Flesh-red, with golden-yellow reflections: a crescent-shaped mark above the eyes; a large black spot on the shoulder.

S. centrodontus, Laroche, Ann. du Mus. torn. xiii. p. 345. pl. 23. f. 11. S. Pagrus, Bloch, Ichth. pl. 267. S. Aurata, Don. Brit. Fish. vol. iv. pl. 89. Pagellus centrodontus, Cuv. et Val. Poiss. torn. vi. p. 133. Pagrus vulgaris, Flem. Brit. An. p. 211. Sea Bream, Will. Hist. Pise. p. 312. tab. V. 1. f. 5. Yarr. Brit. Fish. vol. i. p. 107. Red Gilt-head, Penn. Brit. Zool. vol. iii. p. 242. Lunu-lated Gilt-head, Id. pl. 42. no. 112. Le Rousseau, Cuv. Reg. An. torn. ii. p. 183.


From fifteen to twenty inches, or more.


(Form). Distinguished from the last species by its larger size, more obtuse snout, larger eye, and finer as well as more numerous teeth: body a little thicker, and more regularly oval: head rather more than one-fourth of the entire length; profile descending obliquely from the forehead, and still more rapidly from the nostrils to the lips, giving the snout a remarkably blunt and convex appearance: diameter of the eye one-third the length of the head; the distance between the eyes equal to this diameter: jaws nearly equal: anterior teeth finer than in the S. Erythrinus; molars smaller in proportion, disposed in three or more rows above, and in two or three below: pharyngean tubercles larger: infra-orbitals and preopercle very narrow from the great size of the eyes: lateral line strongly marked; its course parallel to the curvature of the back at one-fourth of the depth: number of scales in a longitudinal line nearly eighty; in the depth more than twenty: dorsal rising from a shallow groove, and commencing just above the insertion of the pectorals; its length half the entire length; fourth, fifth, and sixth spinous rays longest, equalling nearly one-third of the depth; soft portion of the fin half the length of the spinous, the rays much of a height, being a little longer than the last of the spinous: anal answering to this soft portion: caudal moderately forked; lobes equal; the base of the fin scaly: pectorals long and pointed, about the length of the head: ventrals immediately under them; the spinous ray strong, and shorter than the others:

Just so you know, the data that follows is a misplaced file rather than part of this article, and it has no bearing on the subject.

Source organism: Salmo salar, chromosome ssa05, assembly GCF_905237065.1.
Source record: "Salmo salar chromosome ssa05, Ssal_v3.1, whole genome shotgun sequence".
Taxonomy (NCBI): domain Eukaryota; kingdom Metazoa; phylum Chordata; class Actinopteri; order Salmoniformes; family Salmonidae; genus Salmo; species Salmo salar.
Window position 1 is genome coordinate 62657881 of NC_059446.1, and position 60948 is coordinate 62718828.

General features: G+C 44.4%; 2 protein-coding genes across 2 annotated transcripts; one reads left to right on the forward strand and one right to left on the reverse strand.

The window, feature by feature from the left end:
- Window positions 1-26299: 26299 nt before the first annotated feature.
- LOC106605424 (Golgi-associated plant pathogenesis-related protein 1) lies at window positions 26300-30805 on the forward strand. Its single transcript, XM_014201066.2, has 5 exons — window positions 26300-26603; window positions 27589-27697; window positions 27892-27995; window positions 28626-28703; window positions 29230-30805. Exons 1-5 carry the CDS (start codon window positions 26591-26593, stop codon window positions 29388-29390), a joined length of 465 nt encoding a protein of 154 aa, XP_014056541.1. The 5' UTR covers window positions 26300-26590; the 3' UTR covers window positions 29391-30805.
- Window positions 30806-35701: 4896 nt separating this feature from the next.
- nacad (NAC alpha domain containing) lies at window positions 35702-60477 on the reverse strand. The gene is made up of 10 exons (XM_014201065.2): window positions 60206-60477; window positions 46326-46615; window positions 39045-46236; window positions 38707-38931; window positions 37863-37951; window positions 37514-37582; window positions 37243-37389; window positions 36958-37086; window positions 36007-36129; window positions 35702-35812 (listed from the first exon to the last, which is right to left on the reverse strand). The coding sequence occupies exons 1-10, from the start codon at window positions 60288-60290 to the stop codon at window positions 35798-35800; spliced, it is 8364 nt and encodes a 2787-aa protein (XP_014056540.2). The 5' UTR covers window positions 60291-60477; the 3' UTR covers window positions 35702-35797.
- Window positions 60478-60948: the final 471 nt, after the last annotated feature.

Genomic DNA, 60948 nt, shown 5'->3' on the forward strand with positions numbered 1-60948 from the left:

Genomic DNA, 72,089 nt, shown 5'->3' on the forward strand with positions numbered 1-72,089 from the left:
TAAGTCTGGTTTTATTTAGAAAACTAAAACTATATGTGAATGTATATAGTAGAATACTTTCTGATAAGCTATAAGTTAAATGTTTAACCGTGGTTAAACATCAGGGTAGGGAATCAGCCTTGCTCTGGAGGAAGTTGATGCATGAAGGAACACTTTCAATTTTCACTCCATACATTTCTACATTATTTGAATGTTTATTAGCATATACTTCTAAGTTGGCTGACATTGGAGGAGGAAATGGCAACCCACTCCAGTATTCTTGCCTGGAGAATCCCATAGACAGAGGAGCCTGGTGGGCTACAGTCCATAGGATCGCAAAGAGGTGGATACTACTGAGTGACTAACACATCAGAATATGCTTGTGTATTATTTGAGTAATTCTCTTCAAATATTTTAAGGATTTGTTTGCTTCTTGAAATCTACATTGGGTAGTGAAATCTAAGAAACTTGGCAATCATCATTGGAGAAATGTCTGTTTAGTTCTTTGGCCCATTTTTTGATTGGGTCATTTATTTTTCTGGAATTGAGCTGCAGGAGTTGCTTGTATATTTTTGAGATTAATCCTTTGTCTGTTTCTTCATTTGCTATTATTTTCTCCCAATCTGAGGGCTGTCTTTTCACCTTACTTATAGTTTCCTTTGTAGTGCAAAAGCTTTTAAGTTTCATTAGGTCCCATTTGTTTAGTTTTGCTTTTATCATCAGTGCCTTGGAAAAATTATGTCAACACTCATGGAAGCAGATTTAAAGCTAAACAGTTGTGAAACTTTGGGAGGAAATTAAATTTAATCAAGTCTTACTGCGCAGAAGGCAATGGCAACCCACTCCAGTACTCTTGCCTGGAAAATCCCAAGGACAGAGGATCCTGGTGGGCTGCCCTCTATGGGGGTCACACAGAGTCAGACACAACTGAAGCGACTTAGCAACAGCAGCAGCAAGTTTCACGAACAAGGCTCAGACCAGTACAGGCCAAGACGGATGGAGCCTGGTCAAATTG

B. 6; D. 12 or 13/13 or 12; A. 3/12; C. 17; P. 16 or 17; V. 1/5.

Number of vertebrae twenty-three. (Colours). Flesh-colour, with a bright golden-yellow lustre; the red tint most conspicuous from the ridge of the back to the lateral line; belly very pale reddish yellow: fins flesh-red: the ventrals palest: upper part of the head deep purplish fiesh-red, with a faint golden lunulated mark above the eyes: infra-orbitals, upper and lateral portions of the snout, preopercle, and margin of the opercle, bright silvery: at the commencement of the lateral line, above the pectorals, a black patch.

Common on many parts of the southern and western coasts: off Hastings and Weymouth in great abundance. Small specimens taken at the former place in the month of September, of the length of eight inches, were observed to be without the black spot on the shoulder, which is said not to be acquired till during the second year. This species is probably the Bream of Mr. Couch.* Its habits are similar to those of the last.